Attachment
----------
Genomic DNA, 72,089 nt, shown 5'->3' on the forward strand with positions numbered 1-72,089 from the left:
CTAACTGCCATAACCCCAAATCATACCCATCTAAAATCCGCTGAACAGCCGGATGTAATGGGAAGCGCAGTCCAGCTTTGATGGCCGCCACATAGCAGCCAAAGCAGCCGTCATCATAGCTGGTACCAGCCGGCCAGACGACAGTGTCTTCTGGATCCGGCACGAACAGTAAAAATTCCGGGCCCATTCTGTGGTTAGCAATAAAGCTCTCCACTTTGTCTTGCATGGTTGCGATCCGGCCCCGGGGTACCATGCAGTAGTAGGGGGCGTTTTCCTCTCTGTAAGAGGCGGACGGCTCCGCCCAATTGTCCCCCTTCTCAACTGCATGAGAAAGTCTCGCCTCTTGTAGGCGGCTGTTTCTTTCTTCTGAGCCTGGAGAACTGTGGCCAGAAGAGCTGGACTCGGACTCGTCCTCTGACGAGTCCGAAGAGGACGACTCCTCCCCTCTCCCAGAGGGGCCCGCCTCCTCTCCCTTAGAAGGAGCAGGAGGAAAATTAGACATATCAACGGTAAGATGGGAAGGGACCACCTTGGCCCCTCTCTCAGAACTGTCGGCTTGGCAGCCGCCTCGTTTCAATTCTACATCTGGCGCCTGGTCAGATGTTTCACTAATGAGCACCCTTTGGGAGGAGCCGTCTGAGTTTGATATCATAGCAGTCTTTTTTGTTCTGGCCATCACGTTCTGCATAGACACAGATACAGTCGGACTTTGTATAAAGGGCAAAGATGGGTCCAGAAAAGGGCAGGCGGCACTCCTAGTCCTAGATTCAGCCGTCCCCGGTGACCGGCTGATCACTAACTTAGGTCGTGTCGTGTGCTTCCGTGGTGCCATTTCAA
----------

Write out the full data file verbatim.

Genomic DNA, 72,089 nt, shown 5'->3' on the forward strand with positions numbered 1-72,089 from the left:
CTAACTGCCATAACCCCAAATCATACCCATCTAAAATCCGCTGAACAGCCGGATGTAATGGGAAGCGCAGTCCAGCTTTGATGGCCGCCACATAGCAGCCAAAGCAGCCGTCATCATAGCTGGTACCAGCCGGCCAGACGACAGTGTCTTCTGGATCCGGCACGAACAGTAAAAATTCCGGGCCCATTCTGTGGTTAGCAATAAAGCTCTCCACTTTGTCTTGCATGGTTGCGATCCGGCCCCGGGGTACCATGCAGTAGTAGGGGGCGTTTTCCTCTCTGTAAGAGGCGGACGGCTCCGCCCAATTGTCCCCCTTCTCAACTGCATGAGAAAGTCTCGCCTCTTGTAGGCGGCTGTTTCTTTCTTCTGAGCCTGGAGAACTGTGGCCAGAAGAGCTGGACTCGGACTCGTCCTCTGACGAGTCCGAAGAGGACGACTCCTCCCCTCTCCCAGAGGGGCCCGCCTCCTCTCCCTTAGAAGGAGCAGGAGGAAAATTAGACATATCAACGGTAAGATGGGAAGGGACCACCTTGGCCCCTCTCTCAGAACTGTCGGCTTGGCAGCCGCCTCGTTTCAATTCTACATCTGGCGCCTGGTCAGATGTTTCACTAATGAGCACCCTTTGGGAGGAGCCGTCTGAGTTTGATATCATAGCAGTCTTTTTTGTTCTGGCCATCACGTTCTGCATAGACACAGATACAGTCGGACTTTGTATAAAGGGCAAAGATGGGTCCAGAAAAGGGCAGGCGGCACTCCTAGTCCTAGATTCAGCCGTCCCCGGTGACCGGCTGATCACTAACTTAGGTCGTGTCGTGTGCTTCCGTGGTGCCATTTCAA